Apr 02, 2008

I had to read this one after The Child Called It. It was also compelling and opened my eyes to the foster care system.
5

Mar 14, 2019

By far these books have been one of my favorite series of books I have ever read. I definitely am not a big fan of autobiographies but these books are amazing!! This book is about how David made it through his teen years. He went through foster care, which took him to court, away from his mom and his family, and took him through a whole different life. He saw a chance so he ran. His mom, dad, and his siblings were not out of the picture. David missed his little brother Keven, his dad (for the By far these books have been one of my favorite series of books I have ever read. I definitely am not a big fan of autobiographies but these books are amazing!! This book is about how David made it through his teen years. He went through foster care, which took him to court, away from his mom and his family, and took him through a whole different life. He saw a chance so he ran. His mom, dad, and his siblings were not out of the picture. David missed his little brother Keven, his dad (for the most part), and occasionally his mom. If you are wondering why you will have to read this book. David didn't get to see his dad for over two years, and that was the person that David cared about the most. David had gotten in trouble a lot. He got set up for things to get him in trouble, he didn't understand why he was being punished for things he didn't do. He was known as the bad kid in town when one incident came around. Again you will have to read the book to figure out the incident. Before I spoil the whole book for you, you should pick up this series and read it!! ...more
4

Nov 16, 2007

"The Lost Boy" is the sequel to "A Child Called It," and it continues where the first memoir left off. This, the second installment, takes the reader through the author's years in foster care after being taken away from his sadistic mother. It is refreshing to hear positive commentary on the foster care system, since most of what is reported is horrible. Dave's strength, perseverence, and unshakeable spirit are extremely inspiring, and it is heartbreaking to learn of his experiences. This is a "The Lost Boy" is the sequel to "A Child Called It," and it continues where the first memoir left off. This, the second installment, takes the reader through the author's years in foster care after being taken away from his sadistic mother. It is refreshing to hear positive commentary on the foster care system, since most of what is reported is horrible. Dave's strength, perseverence, and unshakeable spirit are extremely inspiring, and it is heartbreaking to learn of his experiences. This is a moving and miraculous story of survival, but it is not quite as poignant as the first in the series. ...more
3

Feb 06, 2010

The Lost Boy is a sequel to "A Child Called It" which basically depicts the life of David (the author) at ages 12-18 years old.

The first book tells you about this little (literally) kid who was strong and determined enough to stay alive amidst all the abuse his mother had put him through.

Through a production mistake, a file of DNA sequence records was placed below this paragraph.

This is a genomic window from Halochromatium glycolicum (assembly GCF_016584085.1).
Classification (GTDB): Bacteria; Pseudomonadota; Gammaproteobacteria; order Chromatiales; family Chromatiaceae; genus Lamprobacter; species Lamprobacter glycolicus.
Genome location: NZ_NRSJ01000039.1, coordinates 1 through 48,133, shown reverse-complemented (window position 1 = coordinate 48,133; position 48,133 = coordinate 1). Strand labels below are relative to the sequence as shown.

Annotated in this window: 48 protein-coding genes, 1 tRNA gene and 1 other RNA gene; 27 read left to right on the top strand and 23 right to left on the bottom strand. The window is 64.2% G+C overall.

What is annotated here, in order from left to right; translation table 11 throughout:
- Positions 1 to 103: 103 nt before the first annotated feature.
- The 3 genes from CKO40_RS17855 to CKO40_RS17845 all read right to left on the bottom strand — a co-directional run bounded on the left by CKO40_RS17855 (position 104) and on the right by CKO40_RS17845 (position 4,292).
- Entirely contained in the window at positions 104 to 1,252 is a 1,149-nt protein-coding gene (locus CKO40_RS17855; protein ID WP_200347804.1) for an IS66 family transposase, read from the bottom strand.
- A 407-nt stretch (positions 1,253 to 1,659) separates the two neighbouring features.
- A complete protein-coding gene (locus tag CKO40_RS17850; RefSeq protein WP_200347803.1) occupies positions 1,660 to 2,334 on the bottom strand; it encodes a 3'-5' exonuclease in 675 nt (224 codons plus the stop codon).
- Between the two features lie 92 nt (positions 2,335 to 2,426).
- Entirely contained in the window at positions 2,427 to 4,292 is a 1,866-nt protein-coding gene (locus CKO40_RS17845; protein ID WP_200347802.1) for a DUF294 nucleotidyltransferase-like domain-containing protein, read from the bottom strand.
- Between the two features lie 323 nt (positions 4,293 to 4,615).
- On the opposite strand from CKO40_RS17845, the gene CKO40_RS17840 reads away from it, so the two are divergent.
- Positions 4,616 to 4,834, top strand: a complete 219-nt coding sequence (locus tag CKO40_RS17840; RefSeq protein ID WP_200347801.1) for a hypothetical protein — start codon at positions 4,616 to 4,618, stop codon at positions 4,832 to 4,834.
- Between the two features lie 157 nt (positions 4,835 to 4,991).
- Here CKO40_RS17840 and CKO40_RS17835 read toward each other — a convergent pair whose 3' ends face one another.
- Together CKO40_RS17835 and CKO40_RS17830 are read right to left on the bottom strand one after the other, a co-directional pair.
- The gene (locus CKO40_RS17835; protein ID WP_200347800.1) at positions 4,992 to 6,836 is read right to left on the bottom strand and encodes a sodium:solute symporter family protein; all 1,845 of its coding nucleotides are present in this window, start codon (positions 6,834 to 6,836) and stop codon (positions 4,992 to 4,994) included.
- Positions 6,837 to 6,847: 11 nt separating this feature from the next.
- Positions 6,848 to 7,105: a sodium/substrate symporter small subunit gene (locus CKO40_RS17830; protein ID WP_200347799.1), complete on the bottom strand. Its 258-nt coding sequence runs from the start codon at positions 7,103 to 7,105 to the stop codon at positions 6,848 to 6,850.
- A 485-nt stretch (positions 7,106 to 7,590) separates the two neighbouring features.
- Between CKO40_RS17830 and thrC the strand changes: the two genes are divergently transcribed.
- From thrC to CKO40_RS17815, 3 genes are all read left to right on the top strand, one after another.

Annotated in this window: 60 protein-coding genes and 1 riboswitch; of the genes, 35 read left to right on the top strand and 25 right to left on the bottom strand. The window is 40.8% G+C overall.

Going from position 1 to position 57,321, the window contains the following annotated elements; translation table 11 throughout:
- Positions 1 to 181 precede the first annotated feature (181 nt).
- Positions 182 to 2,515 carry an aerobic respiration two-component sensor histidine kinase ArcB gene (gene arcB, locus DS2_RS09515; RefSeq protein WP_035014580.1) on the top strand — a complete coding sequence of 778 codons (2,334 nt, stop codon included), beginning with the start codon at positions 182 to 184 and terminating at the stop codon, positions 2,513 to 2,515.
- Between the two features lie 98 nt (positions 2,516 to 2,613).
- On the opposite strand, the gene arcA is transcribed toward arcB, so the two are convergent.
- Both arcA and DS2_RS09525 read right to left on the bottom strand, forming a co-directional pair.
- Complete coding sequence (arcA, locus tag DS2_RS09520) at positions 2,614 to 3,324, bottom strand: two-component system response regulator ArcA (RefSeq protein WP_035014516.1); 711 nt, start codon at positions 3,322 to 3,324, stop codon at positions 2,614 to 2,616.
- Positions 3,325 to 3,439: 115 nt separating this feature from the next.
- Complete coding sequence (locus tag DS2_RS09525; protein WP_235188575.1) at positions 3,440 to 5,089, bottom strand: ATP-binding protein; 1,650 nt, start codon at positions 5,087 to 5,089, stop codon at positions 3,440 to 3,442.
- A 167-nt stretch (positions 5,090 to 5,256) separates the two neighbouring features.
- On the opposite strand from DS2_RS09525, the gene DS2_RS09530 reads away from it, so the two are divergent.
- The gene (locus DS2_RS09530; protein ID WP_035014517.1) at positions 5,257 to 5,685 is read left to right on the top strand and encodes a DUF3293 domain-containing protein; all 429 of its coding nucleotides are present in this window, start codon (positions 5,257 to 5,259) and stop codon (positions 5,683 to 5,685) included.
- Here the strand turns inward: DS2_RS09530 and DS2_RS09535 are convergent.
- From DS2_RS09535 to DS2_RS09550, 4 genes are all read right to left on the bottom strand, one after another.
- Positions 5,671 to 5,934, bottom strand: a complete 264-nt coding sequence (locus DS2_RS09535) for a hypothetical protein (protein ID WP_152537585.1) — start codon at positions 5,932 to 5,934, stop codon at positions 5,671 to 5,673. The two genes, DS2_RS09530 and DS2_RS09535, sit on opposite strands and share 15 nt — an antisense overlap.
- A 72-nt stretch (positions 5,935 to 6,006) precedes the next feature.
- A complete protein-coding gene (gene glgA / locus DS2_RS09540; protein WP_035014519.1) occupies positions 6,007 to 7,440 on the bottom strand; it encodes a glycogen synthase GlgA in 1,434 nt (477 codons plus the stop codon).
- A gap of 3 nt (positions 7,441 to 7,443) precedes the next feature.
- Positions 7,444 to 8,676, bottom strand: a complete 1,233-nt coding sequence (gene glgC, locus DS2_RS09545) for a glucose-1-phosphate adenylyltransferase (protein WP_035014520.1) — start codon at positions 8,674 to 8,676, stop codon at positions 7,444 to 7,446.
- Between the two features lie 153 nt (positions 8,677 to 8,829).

This second part of the trilogy, however, tells you about a boy who's trying to become a man in order to fit in to the society that's all new to him.

After being rescued from his mother's abusive claws, Dave was The Lost Boy is a sequel to "A Child Called It" which basically depicts the life of David (the author) at ages 12-18 years old.

The first book tells you about this little (literally) kid who was strong and determined enough to stay alive amidst all the abuse his mother had put him through.
This second part of the trilogy, however, tells you about a boy who's trying to become a man in order to fit in to the society that's all new to him.

After being rescued from his mother's abusive claws, Dave was jumping from one foster house to another. Little did he know that the "likes" of him. The "F-kids" as what they were branded were being looked down by the society. Community saw them as rotten tomatoes, even freak of natures. Like being a foster kid was their fault and choice.

Physical abuse seemed more easier to conquer and hurdle than the battle that boiled inside this little man. His questions about his past had led him to slightly crooked paths. More than anything, he wanted to feel like a normal teenager. He wanted to be treated like a human being.
These wants eventually became needs. He needed acceptance. He needed to fit in. He needed to feel human. He needed respect.

He befriended kids who had given him the merest of attention. Acceptance and recognition came in the form of stealing and lying.
Deep inside, he knew he was doing something wrong but his early mind shrugged it off. He was elated. No matter how temporary the feeling was.

Foster parents, just like them, were also being frowned upon. But it was from and with these people that David later on realized his worth and found his identity. People who gave him the kind of love his biological parents weren't able to give.

-- This book made me cry my eyes out. My eyes were so swollen I didn't dare to go out of the room so that nobody would ask what was wrong. It made me cry not because I felt sorry for the boy that David was or used to. I cried because I admired his courage and strength to make a difference. In some ways, he was the same little kid that stutters every time people talk to him. But he felt the need to become a man or make a man out of himself.
And above all these, I especially admired his gift of love. He loved the mother who stabbed him and burned his arm on the stove. He loved the brothers who hated him for revealing "their secret". And he loved the father that never stood and fight for him. He loved them more than he loved himself.